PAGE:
So, back then we have found a solution for this which won't affect filtering quality. If you tried AG browser extension you may have seen an option (disabled by default) to start sending ad filters usage statistics to us. Thanks to users who volunteered and turned that option on, we now know which filter rules are really used and which are either rarely used or completely redundant.

    Using this data we have provided special "optimized" filters versions (for instance, the size of an optimized English filter is ~40% of the original). If you use AG browser extension, there is an option to switch to "optimized" filters versions.

    So, we may introduce the same switch in AG for Windows/Mac as well. What do you think about this solution?
     
  12. Bushido

    Bushido Member

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    This thought sounds very good. I have already enabled this option in AG browser extension. If this feature will be enabled in AG for Windows/Mac as well, then all AG users will be equally treated, This will be another bonus to choose AG for Windows/Mac instead of browser extension.
    If only AG for Windows/Mac (with all the same extension settings integrated) is running, then browsing speed will be much faster. Because if no extension and only AG service, then less memory is used. Right?

    Also, what do you think about this reference:
    ?

    Gorhill noted that Adguard (what inject unconditionally all generic cosmetic filters into every page and frames on a page) will benefit more than uBlock similar solutions. Maybe he meant that uBlock uses only memory via extension, but Adguard uses also via service and a separate program.
     
    Last edited: Aug 19, 2016
  13. SlowMemory

    SlowMemory Beta Tester

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    It's a clear misunderstanding about Adguard. Adguard has an algorithm of determining what to inject in frames to speed up browsing.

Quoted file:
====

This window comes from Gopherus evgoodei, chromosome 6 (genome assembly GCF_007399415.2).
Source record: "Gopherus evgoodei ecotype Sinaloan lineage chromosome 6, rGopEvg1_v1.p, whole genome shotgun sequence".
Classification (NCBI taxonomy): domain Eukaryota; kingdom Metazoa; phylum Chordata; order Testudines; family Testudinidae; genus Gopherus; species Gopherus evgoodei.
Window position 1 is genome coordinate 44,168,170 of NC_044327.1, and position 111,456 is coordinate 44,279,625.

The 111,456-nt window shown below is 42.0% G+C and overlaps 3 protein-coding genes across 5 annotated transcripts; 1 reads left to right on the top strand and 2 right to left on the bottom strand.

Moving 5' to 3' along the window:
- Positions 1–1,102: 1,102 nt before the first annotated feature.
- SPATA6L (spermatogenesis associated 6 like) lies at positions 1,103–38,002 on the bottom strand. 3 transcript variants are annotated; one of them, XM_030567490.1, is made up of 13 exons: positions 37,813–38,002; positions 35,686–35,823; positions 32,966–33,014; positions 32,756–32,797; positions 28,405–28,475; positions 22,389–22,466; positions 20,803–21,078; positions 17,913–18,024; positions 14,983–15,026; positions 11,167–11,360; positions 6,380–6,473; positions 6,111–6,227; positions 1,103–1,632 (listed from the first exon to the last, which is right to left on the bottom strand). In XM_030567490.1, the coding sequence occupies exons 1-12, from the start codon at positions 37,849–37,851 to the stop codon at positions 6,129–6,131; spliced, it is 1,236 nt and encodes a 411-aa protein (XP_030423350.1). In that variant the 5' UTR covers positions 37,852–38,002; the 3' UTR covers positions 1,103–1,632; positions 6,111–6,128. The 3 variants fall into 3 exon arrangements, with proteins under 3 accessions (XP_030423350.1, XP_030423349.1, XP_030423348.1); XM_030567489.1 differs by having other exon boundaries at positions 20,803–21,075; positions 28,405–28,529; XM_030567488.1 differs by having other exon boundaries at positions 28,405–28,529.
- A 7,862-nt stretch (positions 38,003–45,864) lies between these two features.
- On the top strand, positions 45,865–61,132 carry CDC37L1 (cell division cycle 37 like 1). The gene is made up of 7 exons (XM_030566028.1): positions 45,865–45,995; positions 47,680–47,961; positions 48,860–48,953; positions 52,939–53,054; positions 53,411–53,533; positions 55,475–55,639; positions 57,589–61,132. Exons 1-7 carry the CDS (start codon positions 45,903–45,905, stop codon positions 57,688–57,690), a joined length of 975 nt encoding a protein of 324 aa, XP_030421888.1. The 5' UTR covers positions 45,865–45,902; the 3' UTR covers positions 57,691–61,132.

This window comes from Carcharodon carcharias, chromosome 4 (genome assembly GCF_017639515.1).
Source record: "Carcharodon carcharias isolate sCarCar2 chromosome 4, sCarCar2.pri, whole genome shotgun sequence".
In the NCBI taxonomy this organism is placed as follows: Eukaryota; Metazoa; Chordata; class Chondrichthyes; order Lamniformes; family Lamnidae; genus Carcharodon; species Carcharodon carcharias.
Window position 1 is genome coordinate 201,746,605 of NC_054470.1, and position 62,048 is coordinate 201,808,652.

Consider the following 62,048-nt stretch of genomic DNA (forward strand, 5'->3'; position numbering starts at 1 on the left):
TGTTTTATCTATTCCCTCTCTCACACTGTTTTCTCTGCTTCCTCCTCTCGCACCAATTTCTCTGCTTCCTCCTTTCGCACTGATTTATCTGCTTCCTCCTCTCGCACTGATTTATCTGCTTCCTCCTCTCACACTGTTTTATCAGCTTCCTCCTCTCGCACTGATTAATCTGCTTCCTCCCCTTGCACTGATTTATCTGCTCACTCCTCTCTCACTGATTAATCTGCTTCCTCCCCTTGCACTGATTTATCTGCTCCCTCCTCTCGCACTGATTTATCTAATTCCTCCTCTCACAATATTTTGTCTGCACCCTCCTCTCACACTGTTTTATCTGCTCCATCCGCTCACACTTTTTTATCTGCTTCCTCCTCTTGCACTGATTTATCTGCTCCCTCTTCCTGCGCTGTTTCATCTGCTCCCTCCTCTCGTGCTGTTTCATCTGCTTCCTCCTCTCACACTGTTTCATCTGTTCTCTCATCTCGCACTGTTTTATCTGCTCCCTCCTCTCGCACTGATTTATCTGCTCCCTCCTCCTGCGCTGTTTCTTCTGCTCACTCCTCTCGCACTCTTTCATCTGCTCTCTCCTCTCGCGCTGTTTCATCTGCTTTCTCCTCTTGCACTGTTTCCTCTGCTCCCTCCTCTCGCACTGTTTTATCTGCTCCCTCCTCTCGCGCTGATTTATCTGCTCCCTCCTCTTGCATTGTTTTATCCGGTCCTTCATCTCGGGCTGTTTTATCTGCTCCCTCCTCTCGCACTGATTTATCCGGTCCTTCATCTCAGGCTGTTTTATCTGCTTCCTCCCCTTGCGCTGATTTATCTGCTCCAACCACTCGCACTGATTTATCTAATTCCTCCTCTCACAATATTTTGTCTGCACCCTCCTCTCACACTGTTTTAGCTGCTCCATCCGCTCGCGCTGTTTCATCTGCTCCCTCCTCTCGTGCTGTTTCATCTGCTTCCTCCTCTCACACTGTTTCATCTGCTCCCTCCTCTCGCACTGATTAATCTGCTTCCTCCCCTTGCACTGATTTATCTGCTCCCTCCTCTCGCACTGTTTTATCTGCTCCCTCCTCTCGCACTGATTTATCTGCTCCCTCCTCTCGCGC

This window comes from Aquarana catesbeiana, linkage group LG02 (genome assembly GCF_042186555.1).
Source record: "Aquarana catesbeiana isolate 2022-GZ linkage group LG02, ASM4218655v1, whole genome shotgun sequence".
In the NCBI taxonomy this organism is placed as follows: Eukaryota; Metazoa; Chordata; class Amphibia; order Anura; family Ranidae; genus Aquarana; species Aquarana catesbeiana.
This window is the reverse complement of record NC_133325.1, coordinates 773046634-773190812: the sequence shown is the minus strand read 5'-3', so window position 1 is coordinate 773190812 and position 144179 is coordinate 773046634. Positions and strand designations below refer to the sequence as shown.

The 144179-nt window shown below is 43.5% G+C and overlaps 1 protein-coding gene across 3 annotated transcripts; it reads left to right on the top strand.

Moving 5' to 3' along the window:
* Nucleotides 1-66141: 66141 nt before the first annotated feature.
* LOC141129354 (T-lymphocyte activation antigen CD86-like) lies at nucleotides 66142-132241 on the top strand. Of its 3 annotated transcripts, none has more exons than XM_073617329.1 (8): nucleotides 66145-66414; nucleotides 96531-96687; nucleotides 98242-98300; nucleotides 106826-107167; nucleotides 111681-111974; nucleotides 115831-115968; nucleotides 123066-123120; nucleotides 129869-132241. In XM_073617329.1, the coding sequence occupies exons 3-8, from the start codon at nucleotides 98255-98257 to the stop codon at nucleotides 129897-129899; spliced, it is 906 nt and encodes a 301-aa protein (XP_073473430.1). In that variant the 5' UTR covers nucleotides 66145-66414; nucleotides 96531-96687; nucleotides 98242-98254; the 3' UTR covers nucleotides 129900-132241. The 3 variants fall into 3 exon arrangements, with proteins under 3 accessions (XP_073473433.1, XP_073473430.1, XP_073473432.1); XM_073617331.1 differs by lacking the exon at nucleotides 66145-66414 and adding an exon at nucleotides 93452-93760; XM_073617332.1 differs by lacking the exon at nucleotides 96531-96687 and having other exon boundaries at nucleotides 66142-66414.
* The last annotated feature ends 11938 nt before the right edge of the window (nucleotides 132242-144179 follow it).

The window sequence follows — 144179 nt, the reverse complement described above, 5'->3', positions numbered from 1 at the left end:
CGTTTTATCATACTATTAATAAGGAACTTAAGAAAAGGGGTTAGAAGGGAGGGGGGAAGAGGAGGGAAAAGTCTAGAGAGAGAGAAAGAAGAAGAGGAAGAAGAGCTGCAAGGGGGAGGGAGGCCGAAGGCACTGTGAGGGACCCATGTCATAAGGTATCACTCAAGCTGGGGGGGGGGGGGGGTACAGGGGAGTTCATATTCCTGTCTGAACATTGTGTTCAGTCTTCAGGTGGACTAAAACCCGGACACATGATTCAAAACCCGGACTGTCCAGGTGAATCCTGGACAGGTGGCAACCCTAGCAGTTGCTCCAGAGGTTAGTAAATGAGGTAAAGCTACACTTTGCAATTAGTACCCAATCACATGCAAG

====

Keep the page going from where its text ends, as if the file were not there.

This is a statement about ublock origin. Also, memory is not the main point of a GitHub user gorhill's argument, according to the user its purpose was to save some cpu time running its way of injecting generic hiding rules, which exists only in ublock.

    The memory point of view is the only part that make sense in your comparison between Adguard and ublock origin, Easylist's generic hiding rules occupy 303KB (https://github.com/easylist/easylist/blob/master/easylist/easylist_general_hide.txt), so you would save this amount of memory, I don't know whether this is considered as a significant amount. I'd say if you use "EasyList without element hiding" which excludes specific hiding rules(https://github.com/easylist/easylist/blob/master/easylist/easylist_specific_hide.txt) as well, which is 577Kb, you can save even more 880Kb of memory. Again this is not related to cpu running time, nor is the main point.
     
    Last edited: Aug 20, 2016
  14. Bushido

    Bushido Member

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    Gorhill states now that
    .
    If so, then ignoring generic cosmetic filters is useful mostly with Android mobile phones and Adguard will not benefit this?

    Plus, Gorhill has come to this calculation:
    So in conclusion - gain of ignoring generic cosmetic filters is very small?
     
  15. avatar

    avatar Administrator Staff Member Administrator

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    This is true. However I don't think that it is important. CSS filter memory footprint is about 8-9 MB. Without generic CSS rules it is about 5-6MB.

    We have introduced this option in AG for iOS a while ago and frankly I am not satisfied with the result.

    I mean the gain is small and the lack of the filtering quality is pretty huge.